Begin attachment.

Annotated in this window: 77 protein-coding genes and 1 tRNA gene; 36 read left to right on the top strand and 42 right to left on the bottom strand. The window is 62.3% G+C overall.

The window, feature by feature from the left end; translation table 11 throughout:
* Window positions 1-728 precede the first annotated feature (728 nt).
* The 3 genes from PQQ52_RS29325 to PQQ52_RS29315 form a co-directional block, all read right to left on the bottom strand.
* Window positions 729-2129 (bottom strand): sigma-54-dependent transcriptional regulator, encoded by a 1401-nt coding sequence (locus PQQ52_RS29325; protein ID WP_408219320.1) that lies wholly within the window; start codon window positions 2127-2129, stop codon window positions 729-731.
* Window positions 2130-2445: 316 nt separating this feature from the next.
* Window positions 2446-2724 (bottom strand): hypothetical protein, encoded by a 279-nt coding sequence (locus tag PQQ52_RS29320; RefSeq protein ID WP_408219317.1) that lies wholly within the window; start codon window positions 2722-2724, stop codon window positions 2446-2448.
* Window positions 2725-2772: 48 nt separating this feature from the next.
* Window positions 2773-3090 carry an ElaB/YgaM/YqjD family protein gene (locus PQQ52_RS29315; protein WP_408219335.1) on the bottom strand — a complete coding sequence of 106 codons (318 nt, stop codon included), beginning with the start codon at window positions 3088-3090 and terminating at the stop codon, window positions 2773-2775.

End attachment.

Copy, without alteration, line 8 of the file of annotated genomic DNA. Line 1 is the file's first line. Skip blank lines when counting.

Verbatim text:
* Window positions 2725-2772: 48 nt separating this feature from the next.